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There are a lot of ways to look at the food you are buying.

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As for produce, I try to buy organic whenever possible.  If it’s an item not on the dirty dozen list or a high pesticide crop; its ok to skip the organic BUT make sure it’s not GMO (the produce code starts with an 8 for GMO produce).

I buy grassfed beef and pastured poultry from local farmers.  You can buy 1/4 of a cow for a great price in this area (Lancaster County, PA).

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I buy eggs from local farms that have not been pasteurized.  I look for soy free and organic.  During the summer I pay $2.75/dozen.  Lately I pay $5/dozen for eggs that have bright orange yolks.  To me, it’s worth it.  Some people buy starbucks coffee; I buy eggs.  It comes back to what you value.  The nutrients in the egg yolks far outweigh the coffee in my opinion.   (I like coffee)

If you eat grains or nuts, look into how to properly prepare them on the Weston A Price website or the Nourishing Traditions book.

As for fish: my verdict is still out due to all the recent ocean disasters.

As for water, I feel it’s important to invest in a good water filter.  Choose one that filters out fluoride, lead, chlorine, etc.  (Options: Berkey, Crystal Quest )

My journey into whole foods has been gradual.  It can be overwhelming to think about all the changes that need to be made.  Each of us is on a journey.  REAL food is a good place to start pursuing all things natural.  It’s still a journey I’m pursuing and growing in.  Being on the GAPS diet, I make everything.  It’s exhausting, but it’s worth it.

Spicy Carrot Soup (gaps, df, gf)

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Soup is such an easy and affordable way to feed your family healthy.  And this soup is a great last minute meal, as its quick to make!

 

 

 

This meal is cheap, dirt cheap if you make your own chicken broth.

Spicy Carrot Soup

2 L chicken broth (9 cups)

14 large carrots

1 T chili powder (more if you like spicy)

1 tsp cumin

1 tsp coriander

Salt

 

Cook carrots in the broth on the stove until soft.  Purée in the blender or use an immersion blender.  Enjoy.

 

Mushroom Soup (gaps friendly, dairy and gluten free)

I don’t have any beautiful photos to show off for this soup, besides my daughter inhaling it!

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This soup developed after I made a batch of homemade chicken broth and had a hankering for mushroom soup (which I haven’t had in years!)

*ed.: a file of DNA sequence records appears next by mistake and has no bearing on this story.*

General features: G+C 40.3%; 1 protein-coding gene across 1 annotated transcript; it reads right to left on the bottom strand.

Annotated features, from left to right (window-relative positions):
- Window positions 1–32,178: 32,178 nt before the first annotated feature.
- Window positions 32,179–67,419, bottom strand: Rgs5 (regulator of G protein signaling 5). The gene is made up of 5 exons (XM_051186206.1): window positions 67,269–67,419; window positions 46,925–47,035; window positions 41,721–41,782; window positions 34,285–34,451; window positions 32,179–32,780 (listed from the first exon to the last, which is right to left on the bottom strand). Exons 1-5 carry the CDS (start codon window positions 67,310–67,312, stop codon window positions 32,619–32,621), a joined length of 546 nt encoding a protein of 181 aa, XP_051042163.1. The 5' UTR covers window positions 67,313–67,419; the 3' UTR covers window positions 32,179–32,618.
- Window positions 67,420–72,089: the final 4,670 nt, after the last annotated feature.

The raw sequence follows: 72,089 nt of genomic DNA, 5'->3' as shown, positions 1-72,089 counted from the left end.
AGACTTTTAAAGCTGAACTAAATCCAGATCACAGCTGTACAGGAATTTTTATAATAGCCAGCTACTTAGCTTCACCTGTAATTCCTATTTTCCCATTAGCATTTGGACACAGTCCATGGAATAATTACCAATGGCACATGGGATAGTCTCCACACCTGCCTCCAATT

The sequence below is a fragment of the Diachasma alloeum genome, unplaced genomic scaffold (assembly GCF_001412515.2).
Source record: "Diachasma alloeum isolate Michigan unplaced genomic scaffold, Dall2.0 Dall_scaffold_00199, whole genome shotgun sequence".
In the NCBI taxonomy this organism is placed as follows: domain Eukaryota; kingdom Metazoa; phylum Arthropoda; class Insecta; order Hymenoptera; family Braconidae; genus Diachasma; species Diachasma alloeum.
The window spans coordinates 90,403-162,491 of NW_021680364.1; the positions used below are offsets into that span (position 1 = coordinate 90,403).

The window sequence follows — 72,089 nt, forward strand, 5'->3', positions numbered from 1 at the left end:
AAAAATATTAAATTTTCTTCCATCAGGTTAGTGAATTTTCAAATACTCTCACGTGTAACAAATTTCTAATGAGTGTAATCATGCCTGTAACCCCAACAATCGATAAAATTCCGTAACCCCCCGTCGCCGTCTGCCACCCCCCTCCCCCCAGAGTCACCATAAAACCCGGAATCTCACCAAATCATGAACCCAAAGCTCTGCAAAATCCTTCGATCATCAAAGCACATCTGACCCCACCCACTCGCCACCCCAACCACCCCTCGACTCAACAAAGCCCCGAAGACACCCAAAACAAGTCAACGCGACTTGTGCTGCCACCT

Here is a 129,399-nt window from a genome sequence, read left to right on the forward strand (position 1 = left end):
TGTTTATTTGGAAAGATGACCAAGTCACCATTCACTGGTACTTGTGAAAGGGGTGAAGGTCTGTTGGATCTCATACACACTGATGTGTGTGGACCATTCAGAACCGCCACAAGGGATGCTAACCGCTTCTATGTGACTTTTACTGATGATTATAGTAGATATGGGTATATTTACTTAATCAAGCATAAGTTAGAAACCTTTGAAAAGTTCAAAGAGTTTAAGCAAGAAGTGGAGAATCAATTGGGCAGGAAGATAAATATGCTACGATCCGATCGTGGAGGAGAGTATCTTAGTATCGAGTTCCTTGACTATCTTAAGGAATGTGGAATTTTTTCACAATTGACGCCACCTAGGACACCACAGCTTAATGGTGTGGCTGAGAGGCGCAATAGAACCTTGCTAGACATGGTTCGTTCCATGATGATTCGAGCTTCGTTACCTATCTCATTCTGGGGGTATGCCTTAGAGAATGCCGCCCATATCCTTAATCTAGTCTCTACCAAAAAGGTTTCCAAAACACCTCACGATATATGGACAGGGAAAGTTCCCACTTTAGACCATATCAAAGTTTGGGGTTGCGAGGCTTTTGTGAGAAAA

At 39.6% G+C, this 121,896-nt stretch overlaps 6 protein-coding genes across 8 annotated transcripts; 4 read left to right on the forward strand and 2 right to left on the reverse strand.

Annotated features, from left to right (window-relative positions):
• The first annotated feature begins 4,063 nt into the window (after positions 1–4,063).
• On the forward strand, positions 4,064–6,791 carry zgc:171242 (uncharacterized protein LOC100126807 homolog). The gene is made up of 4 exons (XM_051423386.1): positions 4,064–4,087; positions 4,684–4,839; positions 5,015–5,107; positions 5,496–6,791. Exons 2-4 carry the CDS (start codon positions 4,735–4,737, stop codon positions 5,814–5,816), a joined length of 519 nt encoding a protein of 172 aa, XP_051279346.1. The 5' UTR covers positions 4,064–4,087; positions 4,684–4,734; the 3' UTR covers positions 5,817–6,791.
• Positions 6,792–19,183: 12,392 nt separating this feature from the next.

This soup was delicious!

Here’s the recipe:

1 liter of  (4 1/2 c) homemade chicken broth

(I’m heavy on salt for broth so I didn’t add any to the soup)

16 oz mini Bella mushrooms

2 smashed cloves of garlic

 

Cook on stove until mushrooms are done.  Blend and serve.

 

Day Two/Day Three of Gaps Intro: Stage Two

I underestimated how difficult GAPS intro is.  I have so many cravings for something sweet or starchy.  The reason the intro stage is so hard is that the bad bacteria is dying off from lack of sugars, starches, and carbs feeding them.  This stage is so important, so the good bacteria have a chance to repopulate with the introduction of fermented foods juice and probiotics.  Skip over the stage too quickly and you won’t have the healing you desire.

I’m physically exhausted, thirsty, irritable, and tired of chicken broth already.  I don’t have much patience.

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Yesterday, most of the food I ate were the leftovers from day one.  I did boil another chicken and make pulled chicken with carrot zucchini noodles for dinner.  I forgot to peel the zucchini, so that was GAPS intro illegal.

i have found that herbal gelatin really helps curb the cravings and hunger.  Here is the recipe I used:

http://kehoeskitchen.com/2013/05/01/peppermint-intro-jellies/#.UmF7nMu9KSM

You can use peppermint tea, chamomile, or ginger tea.  You can even add honey if you are finding you need something to help your blood sugar.

Basically the recipe is 1 1/3 c tea to 6 Tbsp gelatin.

I use Great Lakes grass fed pastured gelatin. http://amzn.to/19Ryshj

For the most part, I have been resting.  Last night I was abnormally tired, I wanted to crawl into bed at 7:30.

This morning I had meatballs for breakfast ( beef and chicken liver combined) that I made in the crockpot last night.  I made two pounds so I could freeze some for another day.  I also had a raw egg yolk in broth.

For lunch, Eby and I ate the leftover pulled chicken with some broth (with one raw egg yolk) and two spoonfuls of sauerkraut juice.

Right now I have beef broth going in one crockpot, and a roast boiling in the other.  We will probably have the roast with some carrots or carrot soup tonight.

I look forward to future stages, but I don’t want to rush through the stage just because Im tired of the food.  I want to do it right the first time so I don’t have to go on intro again.